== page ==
The Agricultural and Environmental Systems (Agribusiness and Food Industry Management) programs provide a course of study that develops the requisite interpersonal and communication skills, knowledge base, critical thinking skills, and applied business skills that are required to have a successful career in an ever-changing economic, technological, political, and social environment. The programs teach the application of business concepts to the agricultural industry. The core is designed to provide students with an understanding of the basic functions of business and the application of theory and practice to the agribusiness industry. The directed and free electives enable students to generally emphasize some aspect of marketing or management with courses in both agriculture and business.

DEGREES OFFERED

Agricultural Education (Secondary Education) – Bachelor of Science (Curriculum Guide)
Agricultural Education (Agricultural Professional Service) – Bachelor of Science (Curriculum Guide)
Agricultural and Environmental Systems (Agribusiness and Food Industry Management) – Bachelor of Science (Curriculum Guide)

Interdisciplinary certificate programs are offered to students enrolled in Bachelor of Science programs at the University. Areas of specialization include Entrepreneurship (18 credit hours), Biotechnology (18 credit hours) and Waste Management (18 to 20 credits hours) and Agricultural and Natural Resources Information Science (18 credit hours).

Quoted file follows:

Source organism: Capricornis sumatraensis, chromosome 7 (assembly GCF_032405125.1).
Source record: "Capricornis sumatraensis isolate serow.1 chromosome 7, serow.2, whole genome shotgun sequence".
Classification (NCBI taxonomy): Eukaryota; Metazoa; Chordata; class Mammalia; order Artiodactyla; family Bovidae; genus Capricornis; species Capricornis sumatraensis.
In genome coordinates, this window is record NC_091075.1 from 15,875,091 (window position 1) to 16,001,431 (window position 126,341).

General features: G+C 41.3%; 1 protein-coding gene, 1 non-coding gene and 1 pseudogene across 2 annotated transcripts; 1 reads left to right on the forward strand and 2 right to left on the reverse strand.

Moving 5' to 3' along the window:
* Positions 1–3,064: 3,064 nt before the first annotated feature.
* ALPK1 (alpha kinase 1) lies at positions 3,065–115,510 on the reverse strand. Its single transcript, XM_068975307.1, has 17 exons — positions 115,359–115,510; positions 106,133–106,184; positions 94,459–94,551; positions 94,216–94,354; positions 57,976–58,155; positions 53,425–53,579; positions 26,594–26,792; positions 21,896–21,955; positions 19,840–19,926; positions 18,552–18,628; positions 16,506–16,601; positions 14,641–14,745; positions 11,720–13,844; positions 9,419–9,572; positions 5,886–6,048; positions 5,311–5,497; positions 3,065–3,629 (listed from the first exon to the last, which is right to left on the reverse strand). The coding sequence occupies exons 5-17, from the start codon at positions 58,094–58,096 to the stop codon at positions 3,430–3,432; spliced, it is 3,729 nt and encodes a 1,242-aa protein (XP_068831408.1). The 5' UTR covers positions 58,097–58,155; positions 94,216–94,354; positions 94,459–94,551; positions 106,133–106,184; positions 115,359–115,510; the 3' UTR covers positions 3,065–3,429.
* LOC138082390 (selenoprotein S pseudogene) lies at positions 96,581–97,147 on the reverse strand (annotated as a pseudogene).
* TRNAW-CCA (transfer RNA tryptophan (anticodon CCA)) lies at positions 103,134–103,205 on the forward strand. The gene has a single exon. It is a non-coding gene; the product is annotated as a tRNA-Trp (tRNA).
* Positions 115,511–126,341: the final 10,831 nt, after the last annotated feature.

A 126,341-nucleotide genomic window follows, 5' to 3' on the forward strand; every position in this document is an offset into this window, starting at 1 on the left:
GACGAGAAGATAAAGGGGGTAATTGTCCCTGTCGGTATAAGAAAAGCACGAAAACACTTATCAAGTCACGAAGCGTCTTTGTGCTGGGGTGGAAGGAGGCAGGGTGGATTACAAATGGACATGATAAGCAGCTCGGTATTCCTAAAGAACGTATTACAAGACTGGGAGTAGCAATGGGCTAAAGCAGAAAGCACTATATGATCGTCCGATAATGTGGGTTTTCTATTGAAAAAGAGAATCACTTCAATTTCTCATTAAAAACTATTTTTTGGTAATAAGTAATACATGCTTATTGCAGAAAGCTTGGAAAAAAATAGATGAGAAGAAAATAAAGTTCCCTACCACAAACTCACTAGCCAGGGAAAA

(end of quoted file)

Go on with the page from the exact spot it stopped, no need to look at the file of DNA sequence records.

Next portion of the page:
GENERAL PROGRAM REQUIREMENTS

The admission of students to the undergraduate degree program is based upon the general admission requirements of the University.

DEPARTMENTAL REQUIREMENTS

Undergraduate majors in Agricultural Education must complete 127 semester hours of University courses. Students must earn an average grade of “C” in all Agricultural Education courses in order to meet the major field requirements.. Agricultural education majors must earn a minimum grade point average of 2.8 to be admitted to the teacher education program, in addition to other admission requirements.

As mandated by the North Carolina State Department of Public Instruction, all candidates for teacher licensure will need to show evidence of computer competency. A basic skills test will need to be passed. Additionally, students must produce an electronic portfolio showing advanced technology for teaching skills during their program of study. The University, through course work, will provide opportunities for students to produce materials necessary to fulfill the technology portfolio requirement.